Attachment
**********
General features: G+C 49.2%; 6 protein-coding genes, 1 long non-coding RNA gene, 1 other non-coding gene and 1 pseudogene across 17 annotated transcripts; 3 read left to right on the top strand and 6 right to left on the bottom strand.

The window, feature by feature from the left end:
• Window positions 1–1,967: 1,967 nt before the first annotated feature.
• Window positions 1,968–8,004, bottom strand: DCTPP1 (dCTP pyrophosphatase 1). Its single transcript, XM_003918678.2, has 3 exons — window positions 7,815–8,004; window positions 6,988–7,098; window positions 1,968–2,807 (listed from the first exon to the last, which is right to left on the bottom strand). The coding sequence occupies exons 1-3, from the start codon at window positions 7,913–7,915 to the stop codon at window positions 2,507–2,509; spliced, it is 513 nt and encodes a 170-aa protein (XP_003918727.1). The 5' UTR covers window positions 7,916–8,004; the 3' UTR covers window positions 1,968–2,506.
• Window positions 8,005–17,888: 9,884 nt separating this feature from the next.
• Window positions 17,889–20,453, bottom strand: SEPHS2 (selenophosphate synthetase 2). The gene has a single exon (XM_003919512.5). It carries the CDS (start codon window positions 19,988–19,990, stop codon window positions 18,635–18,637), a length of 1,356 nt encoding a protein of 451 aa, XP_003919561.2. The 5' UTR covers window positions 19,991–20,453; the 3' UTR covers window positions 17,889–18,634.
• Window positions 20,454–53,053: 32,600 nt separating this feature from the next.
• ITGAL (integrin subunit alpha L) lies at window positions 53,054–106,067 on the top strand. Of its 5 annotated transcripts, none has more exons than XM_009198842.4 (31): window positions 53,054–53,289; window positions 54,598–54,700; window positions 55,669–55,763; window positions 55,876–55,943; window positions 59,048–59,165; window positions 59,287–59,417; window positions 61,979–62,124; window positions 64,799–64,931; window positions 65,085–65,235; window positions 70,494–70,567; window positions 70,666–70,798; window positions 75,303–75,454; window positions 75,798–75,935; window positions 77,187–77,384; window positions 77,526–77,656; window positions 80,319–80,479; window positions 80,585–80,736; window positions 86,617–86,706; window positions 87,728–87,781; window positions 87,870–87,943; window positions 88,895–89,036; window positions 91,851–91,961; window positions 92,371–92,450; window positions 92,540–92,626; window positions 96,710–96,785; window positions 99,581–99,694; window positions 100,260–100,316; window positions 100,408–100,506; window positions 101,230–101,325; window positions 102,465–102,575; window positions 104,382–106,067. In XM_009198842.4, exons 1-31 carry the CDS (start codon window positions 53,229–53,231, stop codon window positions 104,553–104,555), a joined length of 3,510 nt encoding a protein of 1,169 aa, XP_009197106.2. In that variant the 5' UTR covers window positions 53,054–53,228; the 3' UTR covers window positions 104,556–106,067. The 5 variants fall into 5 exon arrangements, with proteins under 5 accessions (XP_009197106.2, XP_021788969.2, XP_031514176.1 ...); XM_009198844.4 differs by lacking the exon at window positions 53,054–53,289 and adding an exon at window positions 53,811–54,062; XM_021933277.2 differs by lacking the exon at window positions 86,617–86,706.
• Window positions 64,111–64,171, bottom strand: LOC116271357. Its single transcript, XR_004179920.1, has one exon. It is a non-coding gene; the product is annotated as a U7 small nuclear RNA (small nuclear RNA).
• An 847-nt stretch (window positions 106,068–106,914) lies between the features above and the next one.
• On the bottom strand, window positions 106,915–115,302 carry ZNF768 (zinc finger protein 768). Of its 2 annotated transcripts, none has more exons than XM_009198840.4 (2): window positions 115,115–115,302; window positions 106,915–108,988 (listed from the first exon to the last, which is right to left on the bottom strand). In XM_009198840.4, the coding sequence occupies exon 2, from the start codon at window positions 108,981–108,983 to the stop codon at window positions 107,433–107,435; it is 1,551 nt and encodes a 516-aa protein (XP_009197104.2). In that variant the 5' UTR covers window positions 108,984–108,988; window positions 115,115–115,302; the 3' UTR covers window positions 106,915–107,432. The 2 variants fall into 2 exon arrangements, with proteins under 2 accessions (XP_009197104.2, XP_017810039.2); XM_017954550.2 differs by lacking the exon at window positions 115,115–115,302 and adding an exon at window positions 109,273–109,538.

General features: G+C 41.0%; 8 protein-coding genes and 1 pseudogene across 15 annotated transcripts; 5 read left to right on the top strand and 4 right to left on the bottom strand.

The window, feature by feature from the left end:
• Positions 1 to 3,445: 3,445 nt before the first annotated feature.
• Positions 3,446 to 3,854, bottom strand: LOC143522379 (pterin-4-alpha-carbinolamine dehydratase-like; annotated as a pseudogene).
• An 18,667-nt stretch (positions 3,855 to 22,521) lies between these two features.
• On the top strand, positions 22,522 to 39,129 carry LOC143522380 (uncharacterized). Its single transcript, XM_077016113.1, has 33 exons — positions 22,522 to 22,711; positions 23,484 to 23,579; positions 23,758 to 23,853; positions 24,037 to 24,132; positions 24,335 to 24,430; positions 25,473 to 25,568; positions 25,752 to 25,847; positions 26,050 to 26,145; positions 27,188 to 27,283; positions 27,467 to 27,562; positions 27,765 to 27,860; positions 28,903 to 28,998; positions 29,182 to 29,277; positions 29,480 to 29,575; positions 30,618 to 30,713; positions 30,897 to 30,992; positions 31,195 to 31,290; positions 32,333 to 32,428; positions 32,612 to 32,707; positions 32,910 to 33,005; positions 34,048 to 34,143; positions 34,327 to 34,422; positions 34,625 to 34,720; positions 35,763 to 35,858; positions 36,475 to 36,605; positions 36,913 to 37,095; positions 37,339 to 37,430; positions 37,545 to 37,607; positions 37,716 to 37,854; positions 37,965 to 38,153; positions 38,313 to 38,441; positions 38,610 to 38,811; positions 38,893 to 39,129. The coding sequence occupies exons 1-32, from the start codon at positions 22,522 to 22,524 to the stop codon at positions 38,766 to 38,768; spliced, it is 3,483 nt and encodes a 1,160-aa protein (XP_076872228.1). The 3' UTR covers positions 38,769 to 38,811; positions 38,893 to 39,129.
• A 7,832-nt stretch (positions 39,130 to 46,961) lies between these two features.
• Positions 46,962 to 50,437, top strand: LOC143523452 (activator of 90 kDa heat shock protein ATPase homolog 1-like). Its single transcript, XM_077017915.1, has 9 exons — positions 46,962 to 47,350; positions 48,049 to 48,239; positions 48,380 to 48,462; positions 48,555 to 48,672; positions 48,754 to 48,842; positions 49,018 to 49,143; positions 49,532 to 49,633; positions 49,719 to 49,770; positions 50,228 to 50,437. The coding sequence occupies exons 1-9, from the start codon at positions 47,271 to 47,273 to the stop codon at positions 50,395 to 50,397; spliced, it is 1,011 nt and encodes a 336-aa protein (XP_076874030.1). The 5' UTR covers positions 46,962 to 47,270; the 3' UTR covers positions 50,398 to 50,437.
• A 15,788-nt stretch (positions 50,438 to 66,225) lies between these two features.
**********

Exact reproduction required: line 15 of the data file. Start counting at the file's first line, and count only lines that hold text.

• Positions 3,446 to 3,854, bottom strand: LOC143522379 (pterin-4-alpha-carbinolamine dehydratase-like; annotated as a pseudogene).